With over 1 million monthly streams on Spotify alone, RAC alum Brady Kendall adds to his ever-evolving body of work with a haunting new Alaskan Tapes record For Us Alone.
Rapid Fire with Alaskan Tapes’ Brady Kendall
|Your role in Alaskan Tapes||Musician|
|One piece of gear you can’t live without||Native Instruments Kontakt|
|Favourite “I’m in a session” meal||A big plate of french fries|
|Top three “desert island” albums||The Contortionist: Language, System of a Down: Hypnotize, Stars of the Lid: And Their Refinement of the Decline|
|If you weren’t a musician, you’d be…||An accountant, probably; or maybe a musician’s manager or something.|
|Describe the sound of Alaskan Tapes in three words||Slow, Soft, Melancholic|
Inspiration is a complicated thing. The paths that lead to artistic expression are invariably rife with obstruction, creative cul-de-sacs and unexpected turns. Brady Kendall, the sonic architect behind ambient project Alaskan Tapes, knows this well and pulls inspiration from a range of sources that might come as a surprise to fans of his work. While the lush atmospherics that define an Alaskan Tapes record can be believably sourced to Kendall’s love of literature and fine art, his love of heavy metal drumming, on the other hand, is less obvious given ambient music’s droning, drum-free hallmarks. Like so much great art before it, however, the newest Alaskan Tapes record, For Us Alone, stems from those elusive moments where music “just happens”. We caught up with the prolific RAC alum on the eve of the album’s release for a quick discussion about inspiration, his musical journey, and the process of distilling complex musical ideas into soundscapes captivating and beautiful.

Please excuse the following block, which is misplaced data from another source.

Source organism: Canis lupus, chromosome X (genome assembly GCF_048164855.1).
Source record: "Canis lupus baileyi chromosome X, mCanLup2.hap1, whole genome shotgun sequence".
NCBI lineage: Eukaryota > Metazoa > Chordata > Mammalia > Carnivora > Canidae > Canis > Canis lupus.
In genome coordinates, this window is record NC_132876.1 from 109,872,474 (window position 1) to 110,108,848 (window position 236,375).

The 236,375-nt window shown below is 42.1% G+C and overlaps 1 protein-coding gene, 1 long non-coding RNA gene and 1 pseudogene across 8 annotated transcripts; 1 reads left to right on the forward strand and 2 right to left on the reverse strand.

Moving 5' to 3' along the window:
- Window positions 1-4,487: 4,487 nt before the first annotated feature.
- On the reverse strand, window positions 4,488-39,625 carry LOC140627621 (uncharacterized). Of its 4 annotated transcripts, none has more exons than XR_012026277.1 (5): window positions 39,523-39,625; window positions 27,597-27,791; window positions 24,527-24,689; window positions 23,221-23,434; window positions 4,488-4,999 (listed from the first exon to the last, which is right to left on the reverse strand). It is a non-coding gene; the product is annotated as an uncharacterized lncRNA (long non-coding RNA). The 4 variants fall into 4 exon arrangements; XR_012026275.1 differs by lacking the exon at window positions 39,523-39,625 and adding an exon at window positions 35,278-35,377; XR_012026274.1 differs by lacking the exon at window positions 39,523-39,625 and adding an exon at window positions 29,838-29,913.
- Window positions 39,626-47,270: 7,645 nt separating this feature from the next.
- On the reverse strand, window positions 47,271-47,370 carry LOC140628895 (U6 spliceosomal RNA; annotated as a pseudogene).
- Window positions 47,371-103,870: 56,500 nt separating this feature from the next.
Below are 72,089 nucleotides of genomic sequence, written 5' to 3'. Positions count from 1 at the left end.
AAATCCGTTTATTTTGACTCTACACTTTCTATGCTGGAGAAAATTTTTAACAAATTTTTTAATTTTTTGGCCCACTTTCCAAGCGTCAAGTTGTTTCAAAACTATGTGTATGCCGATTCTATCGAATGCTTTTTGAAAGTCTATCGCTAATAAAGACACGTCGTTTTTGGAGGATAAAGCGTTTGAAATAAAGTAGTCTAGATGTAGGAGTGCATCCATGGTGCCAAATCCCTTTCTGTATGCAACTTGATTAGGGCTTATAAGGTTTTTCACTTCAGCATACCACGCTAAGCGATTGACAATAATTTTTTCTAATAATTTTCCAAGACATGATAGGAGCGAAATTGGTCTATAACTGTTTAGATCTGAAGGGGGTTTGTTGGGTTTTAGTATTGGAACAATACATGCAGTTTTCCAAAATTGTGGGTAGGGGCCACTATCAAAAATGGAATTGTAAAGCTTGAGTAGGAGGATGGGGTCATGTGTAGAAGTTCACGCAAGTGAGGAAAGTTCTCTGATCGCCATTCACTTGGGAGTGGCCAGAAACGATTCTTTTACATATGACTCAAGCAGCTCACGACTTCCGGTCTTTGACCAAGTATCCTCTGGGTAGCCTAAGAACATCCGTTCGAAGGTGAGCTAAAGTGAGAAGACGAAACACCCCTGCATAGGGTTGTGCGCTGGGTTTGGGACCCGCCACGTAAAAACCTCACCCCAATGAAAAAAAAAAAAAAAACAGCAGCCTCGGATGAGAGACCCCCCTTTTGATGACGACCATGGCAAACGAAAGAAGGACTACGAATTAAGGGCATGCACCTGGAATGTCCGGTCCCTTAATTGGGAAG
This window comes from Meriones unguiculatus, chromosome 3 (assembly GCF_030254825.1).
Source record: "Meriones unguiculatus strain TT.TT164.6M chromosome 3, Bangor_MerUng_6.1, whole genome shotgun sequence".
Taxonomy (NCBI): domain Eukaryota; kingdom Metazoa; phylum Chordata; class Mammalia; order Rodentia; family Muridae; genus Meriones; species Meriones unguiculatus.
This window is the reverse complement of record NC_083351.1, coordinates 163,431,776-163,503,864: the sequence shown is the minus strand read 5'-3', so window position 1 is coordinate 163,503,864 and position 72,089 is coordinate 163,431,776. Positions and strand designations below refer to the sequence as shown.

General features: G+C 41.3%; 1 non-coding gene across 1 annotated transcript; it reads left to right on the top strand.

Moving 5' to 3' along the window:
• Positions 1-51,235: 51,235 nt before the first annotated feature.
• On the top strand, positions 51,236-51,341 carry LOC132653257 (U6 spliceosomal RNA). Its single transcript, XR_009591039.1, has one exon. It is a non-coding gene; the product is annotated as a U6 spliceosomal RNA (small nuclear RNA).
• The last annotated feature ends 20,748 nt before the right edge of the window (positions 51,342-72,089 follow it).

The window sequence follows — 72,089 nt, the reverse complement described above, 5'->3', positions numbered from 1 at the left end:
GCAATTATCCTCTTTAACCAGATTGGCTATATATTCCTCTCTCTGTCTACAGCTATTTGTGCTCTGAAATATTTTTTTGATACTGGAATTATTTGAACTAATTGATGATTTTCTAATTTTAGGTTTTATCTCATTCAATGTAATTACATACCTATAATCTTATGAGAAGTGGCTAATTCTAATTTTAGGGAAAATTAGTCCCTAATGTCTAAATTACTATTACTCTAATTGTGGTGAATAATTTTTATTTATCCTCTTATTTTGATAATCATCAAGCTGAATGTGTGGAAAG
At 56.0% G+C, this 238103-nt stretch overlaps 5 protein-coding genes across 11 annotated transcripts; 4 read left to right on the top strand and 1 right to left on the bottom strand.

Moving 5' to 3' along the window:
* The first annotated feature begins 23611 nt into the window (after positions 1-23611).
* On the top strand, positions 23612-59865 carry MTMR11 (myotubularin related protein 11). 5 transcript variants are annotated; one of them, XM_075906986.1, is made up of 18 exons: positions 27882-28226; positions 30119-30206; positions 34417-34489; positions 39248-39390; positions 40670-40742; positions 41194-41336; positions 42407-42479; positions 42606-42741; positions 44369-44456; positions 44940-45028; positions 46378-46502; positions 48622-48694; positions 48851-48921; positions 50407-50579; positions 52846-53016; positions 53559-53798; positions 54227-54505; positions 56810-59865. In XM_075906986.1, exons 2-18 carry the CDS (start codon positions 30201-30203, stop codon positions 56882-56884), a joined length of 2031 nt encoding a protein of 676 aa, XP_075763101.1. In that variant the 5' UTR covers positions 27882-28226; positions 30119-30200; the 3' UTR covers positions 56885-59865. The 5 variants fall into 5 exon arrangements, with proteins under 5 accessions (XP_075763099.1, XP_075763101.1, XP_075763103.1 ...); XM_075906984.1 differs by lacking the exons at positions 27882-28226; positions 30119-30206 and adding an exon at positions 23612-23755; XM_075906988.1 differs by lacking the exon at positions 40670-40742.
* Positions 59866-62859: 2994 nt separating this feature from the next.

Hailing from the sleepy town of Whitby, Ontario, Brady Kendall’s journey in sound was born out of boredom and sheer necessity. “There wasn’t much to do there other than skateboard and hang out with people,” he tells us, “which is why I got into music. It was something I could do myself and on my own terms. I started drumming and gravitated towards drummers like Jimmy ‘The Rev’ Sullivan from Avenged Sevenfold– drummers who also wrote and composed a lot of their music”.
The magnetic pull towards the compositional elements of music moved Kendall to quick action. “Near the end of high school, I realized that I’d rather be writing and producing music more than anything else”, he says. “I’d stay home on weekends just to get tracks done. It was around then that I thought music would be the best ‘career path’ to take.”
The Alaskan Tapes moniker has its origins in one of Brady’s earlier projects, O S L O, where he repurposed the title of his then-forthcoming Alaskan Tapes EP as his new nom de plume. As Alaskan Tapes, he makes music that is layered, emotionally evocative, and intimate. It’s been featured in the short films of Eliot Rausch, such as Childhood Trauma and Mag Stein, and Rogerio Silva’s ABADDON.